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Is the psychiatric response teams sicker than the patient?

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From our experience in supporting people with mental illness it is apparent that in many areas resources are very limited, community mental health teams are often overstretched and under funded and key workers may not always be able to spend quality time with each individual in his/her care. Government funding is not put into mental health in the way it is put into agencies and help for those with physical illnesses. Not only do those with mental illness have to cope with the illness itself, in many cases they are having to cope with the stigma of mental health which still exists, the lack of help and resources and support and often being rejected by their families and friends leading to chronic isolation.

Those with mental illness often feel that they are not given adequate say in their care and treatments and in many cases have had treatments forced upon them without any explanation as to the reasons for the treatment, the possible side effects, etc. Many people with mental illness are not made aware of their rights, and indeed are not aware that they have any rights at all. Many who are discharged from the mental health system are given no after care support to help them rebuild their lives in the community. It is vital that ongoing support is given to anyone who is recovering or working towards recovery in order that they can integrate into society and lead fulfilling and happy lives.

As a result it is very common for people with mental illness to have much anger and bitterness towards the mental health system but they may be offered no counselling or emotional support to deal with these feelings. This is important as often these feelings can hinder their recovery and healing. Instead of having the necessary help and ongoing support many people in the system or recently discharged from the system retreat into themselves and lead a lonely life with feelings of isolation, despair, helplessness, and a general feeling that nobody really cares. There are exceptions, of course, where in some areas improvements are being made for mental health users to be really listened to and a higher quality of care and support is given but we can only speak for the majority of our callers with mental illness that universally much more needs to be done to help anyone suffering with mental illness.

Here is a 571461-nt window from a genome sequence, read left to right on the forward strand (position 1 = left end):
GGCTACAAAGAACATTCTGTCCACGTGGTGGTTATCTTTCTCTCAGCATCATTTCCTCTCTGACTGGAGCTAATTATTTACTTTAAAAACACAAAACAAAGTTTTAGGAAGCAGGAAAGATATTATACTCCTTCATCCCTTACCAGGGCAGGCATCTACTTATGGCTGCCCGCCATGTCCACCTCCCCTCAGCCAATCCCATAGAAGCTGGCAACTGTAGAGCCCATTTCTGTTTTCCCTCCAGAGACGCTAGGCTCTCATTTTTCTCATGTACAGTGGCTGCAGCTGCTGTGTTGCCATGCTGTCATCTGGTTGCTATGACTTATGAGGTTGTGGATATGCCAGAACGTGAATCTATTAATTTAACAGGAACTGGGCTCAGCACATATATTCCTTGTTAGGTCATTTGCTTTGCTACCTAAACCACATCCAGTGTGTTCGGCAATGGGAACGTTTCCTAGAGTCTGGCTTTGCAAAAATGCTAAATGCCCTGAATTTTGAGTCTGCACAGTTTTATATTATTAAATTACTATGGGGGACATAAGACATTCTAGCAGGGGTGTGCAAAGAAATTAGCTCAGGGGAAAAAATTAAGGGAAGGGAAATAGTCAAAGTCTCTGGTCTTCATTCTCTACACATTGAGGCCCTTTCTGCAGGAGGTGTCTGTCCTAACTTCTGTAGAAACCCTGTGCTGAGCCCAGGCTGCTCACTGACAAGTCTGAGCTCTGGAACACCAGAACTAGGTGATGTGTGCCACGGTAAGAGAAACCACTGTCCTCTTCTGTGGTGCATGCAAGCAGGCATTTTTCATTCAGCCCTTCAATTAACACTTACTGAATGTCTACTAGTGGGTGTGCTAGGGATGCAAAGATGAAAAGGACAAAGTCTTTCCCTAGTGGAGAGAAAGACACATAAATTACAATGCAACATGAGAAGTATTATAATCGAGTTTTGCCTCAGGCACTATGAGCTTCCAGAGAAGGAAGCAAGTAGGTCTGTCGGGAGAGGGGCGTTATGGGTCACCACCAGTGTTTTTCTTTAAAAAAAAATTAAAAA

One in four people suffer from some kind of mental illness which can often be as a result of neglect, emotional, physical, sexual abuse in childhood and/or considerable trauma in adulthood. It is important for anyone with mental illness to try and regain some feeling of control in their own lives in order to move towards recovery, to really be listened to as to what helps them and works for them and what doesn't - they normally know best (except in the most severe cases). They know how to go at their own pace towards recovery, how far to push themselves, and when it would impede their recovery to be pushed too far when they are in a highly anxious state.

To work towards recovery and integration into the community those with mental illness need to be given the opportunities to make their own choices and decisions wherever possible in order to start regaining some control over their own lives and to help build up their confidence and self esteem. They may need reassurance and encouragement with this but they find it extremely patronising and disabling to be continually told what is good for them without any consultation with the individual person as to what he/she feels would help in his/her recovery, and to have their feelings and thoughts devalued and/or ignored. A person with mental illness can feel hurt, pain, frustration, anger, just like anyone else and wants to be treated as an individual in his/her own right - not as a 'number' in the system.
Because at the end of the day who really cares, because feeling isolated and alone with a mental illness is more damaging than anyone subsequently realises, feeling despondency and disconnected in society is the biggest killer. There are plenty of people who will offer help and support, plenty who say they understand, plenty who empathize, but will they step up to the plate and offer a genuine hand or like most of my own personal experiences just fade back into the system leaving vulnerable people alone with the will to live relegated to be replaced by the need to die a sad lonely death.
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replied December 19th, 2013
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